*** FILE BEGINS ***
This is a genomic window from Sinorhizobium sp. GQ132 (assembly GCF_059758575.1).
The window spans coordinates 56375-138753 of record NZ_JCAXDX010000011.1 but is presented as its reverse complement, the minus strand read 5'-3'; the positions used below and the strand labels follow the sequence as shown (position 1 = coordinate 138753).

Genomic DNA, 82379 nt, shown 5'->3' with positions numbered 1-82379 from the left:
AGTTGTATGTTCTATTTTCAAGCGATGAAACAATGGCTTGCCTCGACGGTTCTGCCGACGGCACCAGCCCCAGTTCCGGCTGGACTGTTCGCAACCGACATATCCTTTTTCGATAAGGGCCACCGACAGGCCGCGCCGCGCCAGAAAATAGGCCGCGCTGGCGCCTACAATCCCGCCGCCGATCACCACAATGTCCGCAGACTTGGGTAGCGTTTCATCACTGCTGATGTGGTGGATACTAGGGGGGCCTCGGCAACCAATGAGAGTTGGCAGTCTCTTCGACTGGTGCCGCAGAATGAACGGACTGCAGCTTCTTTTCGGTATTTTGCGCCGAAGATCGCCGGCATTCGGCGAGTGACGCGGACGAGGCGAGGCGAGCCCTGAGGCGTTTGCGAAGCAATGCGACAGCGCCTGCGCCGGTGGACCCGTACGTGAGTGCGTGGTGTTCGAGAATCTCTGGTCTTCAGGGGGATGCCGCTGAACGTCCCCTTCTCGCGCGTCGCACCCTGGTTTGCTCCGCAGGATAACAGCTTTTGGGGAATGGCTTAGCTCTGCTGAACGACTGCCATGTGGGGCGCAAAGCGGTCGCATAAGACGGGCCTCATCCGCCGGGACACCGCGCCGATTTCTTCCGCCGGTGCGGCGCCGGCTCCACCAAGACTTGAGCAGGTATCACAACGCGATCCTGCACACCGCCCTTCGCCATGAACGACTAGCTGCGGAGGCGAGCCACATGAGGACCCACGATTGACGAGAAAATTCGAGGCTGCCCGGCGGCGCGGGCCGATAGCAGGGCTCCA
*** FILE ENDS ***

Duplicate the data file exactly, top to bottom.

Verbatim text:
This is a genomic window from Sinorhizobium sp. GQ132 (assembly GCF_059758575.1).
The window spans coordinates 56375-138753 of record NZ_JCAXDX010000011.1 but is presented as its reverse complement, the minus strand read 5'-3'; the positions used below and the strand labels follow the sequence as shown (position 1 = coordinate 138753).

Genomic DNA, 82379 nt, shown 5'->3' with positions numbered 1-82379 from the left:
AGTTGTATGTTCTATTTTCAAGCGATGAAACAATGGCTTGCCTCGACGGTTCTGCCGACGGCACCAGCCCCAGTTCCGGCTGGACTGTTCGCAACCGACATATCCTTTTTCGATAAGGGCCACCGACAGGCCGCGCCGCGCCAGAAAATAGGCCGCGCTGGCGCCTACAATCCCGCCGCCGATCACCACAATGTCCGCAGACTTGGGTAGCGTTTCATCACTGCTGATGTGGTGGATACTAGGGGGGCCTCGGCAACCAATGAGAGTTGGCAGTCTCTTCGACTGGTGCCGCAGAATGAACGGACTGCAGCTTCTTTTCGGTATTTTGCGCCGAAGATCGCCGGCATTCGGCGAGTGACGCGGACGAGGCGAGGCGAGCCCTGAGGCGTTTGCGAAGCAATGCGACAGCGCCTGCGCCGGTGGACCCGTACGTGAGTGCGTGGTGTTCGAGAATCTCTGGTCTTCAGGGGGATGCCGCTGAACGTCCCCTTCTCGCGCGTCGCACCCTGGTTTGCTCCGCAGGATAACAGCTTTTGGGGAATGGCTTAGCTCTGCTGAACGACTGCCATGTGGGGCGCAAAGCGGTCGCATAAGACGGGCCTCATCCGCCGGGACACCGCGCCGATTTCTTCCGCCGGTGCGGCGCCGGCTCCACCAAGACTTGAGCAGGTATCACAACGCGATCCTGCACACCGCCCTTCGCCATGAACGACTAGCTGCGGAGGCGAGCCACATGAGGACCCACGATTGACGAGAAAATTCGAGGCTGCCCGGCGGCGCGGGCCGATAGCAGGGCTCCA